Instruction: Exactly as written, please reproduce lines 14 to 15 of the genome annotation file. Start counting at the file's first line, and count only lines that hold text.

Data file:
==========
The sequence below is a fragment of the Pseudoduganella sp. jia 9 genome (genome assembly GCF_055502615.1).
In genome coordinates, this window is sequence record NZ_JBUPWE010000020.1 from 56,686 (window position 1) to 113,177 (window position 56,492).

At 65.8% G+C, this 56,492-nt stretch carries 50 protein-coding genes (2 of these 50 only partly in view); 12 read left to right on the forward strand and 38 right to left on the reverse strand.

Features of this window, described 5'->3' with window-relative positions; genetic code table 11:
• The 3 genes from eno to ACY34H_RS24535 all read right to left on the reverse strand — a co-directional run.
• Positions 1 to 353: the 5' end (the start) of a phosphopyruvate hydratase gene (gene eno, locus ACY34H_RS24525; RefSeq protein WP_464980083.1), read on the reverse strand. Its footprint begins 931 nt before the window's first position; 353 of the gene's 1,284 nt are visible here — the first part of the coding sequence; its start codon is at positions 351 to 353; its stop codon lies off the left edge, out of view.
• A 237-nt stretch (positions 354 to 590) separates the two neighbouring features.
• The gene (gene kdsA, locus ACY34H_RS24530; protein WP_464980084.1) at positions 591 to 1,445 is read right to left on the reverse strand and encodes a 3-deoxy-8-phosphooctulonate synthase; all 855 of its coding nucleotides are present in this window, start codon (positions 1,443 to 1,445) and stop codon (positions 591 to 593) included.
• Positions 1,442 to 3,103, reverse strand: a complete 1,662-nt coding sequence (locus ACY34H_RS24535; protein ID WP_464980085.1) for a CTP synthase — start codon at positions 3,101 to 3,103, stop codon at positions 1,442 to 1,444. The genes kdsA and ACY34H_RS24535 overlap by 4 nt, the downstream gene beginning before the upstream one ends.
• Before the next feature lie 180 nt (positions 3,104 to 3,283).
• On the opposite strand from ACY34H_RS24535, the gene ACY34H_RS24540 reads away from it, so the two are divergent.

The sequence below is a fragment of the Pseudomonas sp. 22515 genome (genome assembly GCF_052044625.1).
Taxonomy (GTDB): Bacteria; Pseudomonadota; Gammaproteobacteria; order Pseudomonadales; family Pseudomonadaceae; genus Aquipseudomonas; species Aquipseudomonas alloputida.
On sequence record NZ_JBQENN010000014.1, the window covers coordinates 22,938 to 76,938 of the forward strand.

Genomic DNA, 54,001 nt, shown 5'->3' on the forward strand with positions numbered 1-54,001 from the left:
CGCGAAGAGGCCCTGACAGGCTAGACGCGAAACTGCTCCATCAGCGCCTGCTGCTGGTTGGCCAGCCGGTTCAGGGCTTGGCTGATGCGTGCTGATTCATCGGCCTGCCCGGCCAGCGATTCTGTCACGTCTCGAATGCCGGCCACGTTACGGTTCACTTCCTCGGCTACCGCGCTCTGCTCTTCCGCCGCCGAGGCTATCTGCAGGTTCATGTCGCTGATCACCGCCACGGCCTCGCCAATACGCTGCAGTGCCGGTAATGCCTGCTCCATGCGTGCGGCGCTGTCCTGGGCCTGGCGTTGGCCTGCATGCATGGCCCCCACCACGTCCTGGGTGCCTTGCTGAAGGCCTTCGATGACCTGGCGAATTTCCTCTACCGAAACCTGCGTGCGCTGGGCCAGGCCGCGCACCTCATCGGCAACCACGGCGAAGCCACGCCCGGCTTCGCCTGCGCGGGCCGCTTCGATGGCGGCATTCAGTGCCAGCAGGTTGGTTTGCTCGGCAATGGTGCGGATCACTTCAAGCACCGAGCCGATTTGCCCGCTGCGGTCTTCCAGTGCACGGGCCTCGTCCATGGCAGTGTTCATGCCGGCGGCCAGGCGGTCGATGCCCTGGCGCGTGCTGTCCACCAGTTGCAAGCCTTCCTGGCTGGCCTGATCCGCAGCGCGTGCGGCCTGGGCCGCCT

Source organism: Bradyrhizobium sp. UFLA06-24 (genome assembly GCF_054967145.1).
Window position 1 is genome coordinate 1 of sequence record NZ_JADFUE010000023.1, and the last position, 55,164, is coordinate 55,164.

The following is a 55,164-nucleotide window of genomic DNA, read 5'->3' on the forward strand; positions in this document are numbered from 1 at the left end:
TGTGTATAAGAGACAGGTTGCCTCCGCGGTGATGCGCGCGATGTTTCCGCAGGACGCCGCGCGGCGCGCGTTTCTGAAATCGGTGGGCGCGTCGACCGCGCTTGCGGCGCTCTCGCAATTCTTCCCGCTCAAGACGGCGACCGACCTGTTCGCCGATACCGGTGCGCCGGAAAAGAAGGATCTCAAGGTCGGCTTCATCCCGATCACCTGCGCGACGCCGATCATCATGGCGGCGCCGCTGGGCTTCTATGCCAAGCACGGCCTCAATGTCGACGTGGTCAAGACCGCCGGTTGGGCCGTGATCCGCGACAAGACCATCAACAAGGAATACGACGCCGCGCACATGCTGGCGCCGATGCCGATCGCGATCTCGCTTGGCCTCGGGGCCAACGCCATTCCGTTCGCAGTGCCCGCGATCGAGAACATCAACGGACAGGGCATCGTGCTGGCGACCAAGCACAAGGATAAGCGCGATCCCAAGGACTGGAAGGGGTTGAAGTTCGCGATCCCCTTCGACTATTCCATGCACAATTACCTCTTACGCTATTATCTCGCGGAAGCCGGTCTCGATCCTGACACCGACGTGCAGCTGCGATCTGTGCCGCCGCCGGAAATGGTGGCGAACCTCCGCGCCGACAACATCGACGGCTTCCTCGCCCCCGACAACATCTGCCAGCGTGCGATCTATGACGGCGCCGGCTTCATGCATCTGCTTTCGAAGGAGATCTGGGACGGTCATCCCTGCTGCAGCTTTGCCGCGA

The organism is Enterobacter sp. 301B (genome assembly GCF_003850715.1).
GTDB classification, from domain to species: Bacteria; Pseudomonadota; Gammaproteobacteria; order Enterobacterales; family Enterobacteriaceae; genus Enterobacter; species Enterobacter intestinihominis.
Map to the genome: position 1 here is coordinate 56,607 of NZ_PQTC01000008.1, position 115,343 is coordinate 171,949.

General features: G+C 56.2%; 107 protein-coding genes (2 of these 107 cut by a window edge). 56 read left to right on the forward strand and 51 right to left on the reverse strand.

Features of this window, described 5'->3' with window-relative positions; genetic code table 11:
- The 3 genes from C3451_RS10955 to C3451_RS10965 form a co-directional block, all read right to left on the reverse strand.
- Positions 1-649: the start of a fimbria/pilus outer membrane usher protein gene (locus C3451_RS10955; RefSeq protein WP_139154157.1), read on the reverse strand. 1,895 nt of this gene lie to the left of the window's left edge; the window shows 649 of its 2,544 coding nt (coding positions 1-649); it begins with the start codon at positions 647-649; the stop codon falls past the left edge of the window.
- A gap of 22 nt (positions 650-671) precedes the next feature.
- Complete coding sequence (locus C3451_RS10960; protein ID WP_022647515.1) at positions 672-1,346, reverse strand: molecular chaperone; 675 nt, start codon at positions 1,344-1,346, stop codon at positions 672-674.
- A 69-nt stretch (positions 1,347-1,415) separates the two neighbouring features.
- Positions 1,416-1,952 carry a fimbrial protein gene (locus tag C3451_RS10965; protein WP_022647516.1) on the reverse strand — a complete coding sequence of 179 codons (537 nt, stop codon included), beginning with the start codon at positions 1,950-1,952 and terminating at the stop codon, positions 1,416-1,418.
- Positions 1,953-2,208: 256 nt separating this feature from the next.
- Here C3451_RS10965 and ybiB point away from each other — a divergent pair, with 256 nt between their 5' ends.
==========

On sequence record NZ_JBQENN010000014.1, the window covers coordinates 22,938 to 76,938 of the forward strand.

Genomic DNA, 54,001 nt, shown 5'->3' on the forward strand with positions numbered 1-54,001 from the left: